thu 18/04/2024

DVD: In the Realm of the Senses, Empire of Passion | reviews, news & interviews

DVD: In the Realm of the Senses, Empire of Passion

DVD: In the Realm of the Senses, Empire of Passion

Double dose of disturbing from Nagisa Ôshima

'In the Realm of the Senses': atmospherically overpowering

There’s no doubt that In the Realm of the Senses shocked and still shocks, but after watching this first-ever uncut UK release, it’s hard to figure out what shocks most: the sex, the equation of sex, obsession and death, that all this takes place in a sealed environment ruled by ritual, or whether it’s the revelation that Japanese society could produce a film so opposite to its perceived or received persona. It could also be the fact that it's based on a true story.

Neither 1976's In the Realm of the Senses or Ôshima’s follow up, 1978’s Empire of Passion (although based on a Namura novel, rather than real life, it's still about sexual obsession), are particularly enjoyable, but they are tremendously affecting. Beautiful to look at and effective, too. In the Realm of the Senses is so atmospherically overpowering that it leaves you winded. Ôshima was aware of and attracted by the blurring and misunderstandings of the geisha’s role. The extras here explore that with both those involved in the film and in an academic context.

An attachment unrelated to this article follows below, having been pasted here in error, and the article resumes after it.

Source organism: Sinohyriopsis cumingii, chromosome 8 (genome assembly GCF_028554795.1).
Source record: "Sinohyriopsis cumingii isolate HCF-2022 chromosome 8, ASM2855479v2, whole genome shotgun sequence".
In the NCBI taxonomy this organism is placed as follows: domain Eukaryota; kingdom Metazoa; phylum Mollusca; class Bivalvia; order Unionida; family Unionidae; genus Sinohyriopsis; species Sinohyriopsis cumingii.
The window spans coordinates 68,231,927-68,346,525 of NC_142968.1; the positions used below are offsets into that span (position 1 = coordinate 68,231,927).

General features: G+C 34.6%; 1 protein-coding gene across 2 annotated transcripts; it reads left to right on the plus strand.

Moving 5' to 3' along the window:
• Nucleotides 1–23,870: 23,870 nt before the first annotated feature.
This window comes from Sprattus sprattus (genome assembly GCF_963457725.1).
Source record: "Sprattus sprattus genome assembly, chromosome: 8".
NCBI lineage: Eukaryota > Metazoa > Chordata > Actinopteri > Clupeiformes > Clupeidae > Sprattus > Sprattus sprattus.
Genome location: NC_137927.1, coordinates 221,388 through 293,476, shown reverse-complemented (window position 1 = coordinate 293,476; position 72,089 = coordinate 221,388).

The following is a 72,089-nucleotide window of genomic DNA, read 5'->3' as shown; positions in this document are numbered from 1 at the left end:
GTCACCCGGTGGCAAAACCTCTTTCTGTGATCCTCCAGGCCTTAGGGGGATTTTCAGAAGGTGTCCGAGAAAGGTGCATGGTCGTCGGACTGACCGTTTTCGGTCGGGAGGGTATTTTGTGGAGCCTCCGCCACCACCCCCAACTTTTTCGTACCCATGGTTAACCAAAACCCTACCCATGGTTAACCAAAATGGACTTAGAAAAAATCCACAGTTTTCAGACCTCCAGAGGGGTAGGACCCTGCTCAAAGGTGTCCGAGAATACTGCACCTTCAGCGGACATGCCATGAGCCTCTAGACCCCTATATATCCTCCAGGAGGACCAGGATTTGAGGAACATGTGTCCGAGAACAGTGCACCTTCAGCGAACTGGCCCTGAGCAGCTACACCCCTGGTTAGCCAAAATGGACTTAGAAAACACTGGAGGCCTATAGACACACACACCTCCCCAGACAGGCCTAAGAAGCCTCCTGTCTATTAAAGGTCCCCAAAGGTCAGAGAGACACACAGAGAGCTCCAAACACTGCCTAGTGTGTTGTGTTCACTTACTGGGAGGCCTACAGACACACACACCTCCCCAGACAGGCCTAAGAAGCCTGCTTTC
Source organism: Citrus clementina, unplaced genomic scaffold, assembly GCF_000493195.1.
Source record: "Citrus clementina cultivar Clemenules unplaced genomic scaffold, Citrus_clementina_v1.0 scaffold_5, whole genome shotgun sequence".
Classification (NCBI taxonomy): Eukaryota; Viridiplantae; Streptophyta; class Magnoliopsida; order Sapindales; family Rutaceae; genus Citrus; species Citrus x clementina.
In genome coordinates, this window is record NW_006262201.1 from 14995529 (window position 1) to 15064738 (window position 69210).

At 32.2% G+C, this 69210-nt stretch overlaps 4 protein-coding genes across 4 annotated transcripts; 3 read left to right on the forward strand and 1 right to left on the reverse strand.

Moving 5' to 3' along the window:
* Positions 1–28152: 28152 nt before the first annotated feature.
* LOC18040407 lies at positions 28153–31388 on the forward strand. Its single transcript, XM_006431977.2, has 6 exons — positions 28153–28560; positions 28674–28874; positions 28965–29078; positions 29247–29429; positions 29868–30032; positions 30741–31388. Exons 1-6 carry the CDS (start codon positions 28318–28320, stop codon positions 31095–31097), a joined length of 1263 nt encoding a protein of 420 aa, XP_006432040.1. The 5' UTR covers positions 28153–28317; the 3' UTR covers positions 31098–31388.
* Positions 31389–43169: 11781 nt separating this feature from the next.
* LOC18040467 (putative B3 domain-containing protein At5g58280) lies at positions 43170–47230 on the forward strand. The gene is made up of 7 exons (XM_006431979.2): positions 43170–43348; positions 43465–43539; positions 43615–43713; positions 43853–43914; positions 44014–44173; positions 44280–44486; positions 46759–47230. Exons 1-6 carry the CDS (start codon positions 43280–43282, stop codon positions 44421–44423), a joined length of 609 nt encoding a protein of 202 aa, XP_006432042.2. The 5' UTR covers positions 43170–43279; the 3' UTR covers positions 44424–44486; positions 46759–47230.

Empire Of Passion  DVDIn the Realm of the Senses is impossible to watch without attempting to prise its layers apart. It’s also worth noting that the BBFC website shows that its 1991 theatrical cut was 108 minutes – this DVD release runs just short of 98 minutes. That seems too long a difference to be explained by rates of frames per second, and will no doubt be probed and explained by film blogs.

As a fiction, Empire of Passion is the more straightforward film. Also, it was made after In the Realm of the Senses hit international festivals and is consequently less sexually explicit. However, it still disturbs. Its extras echo those of In the Realm of the Senses.

It’s a tribute to the pre-DVD, pre-home video world that both films gained a reputation as highbrow erotica (each is issued as a double play DVD/Blu-ray). Lack of easy access probably fostered that. Instead, now, you realise both are emotional horror films.

Neither film is particularly enjoyable, but both are tremendously affecting


Editor Rating: 
Average: 4 (1 vote)

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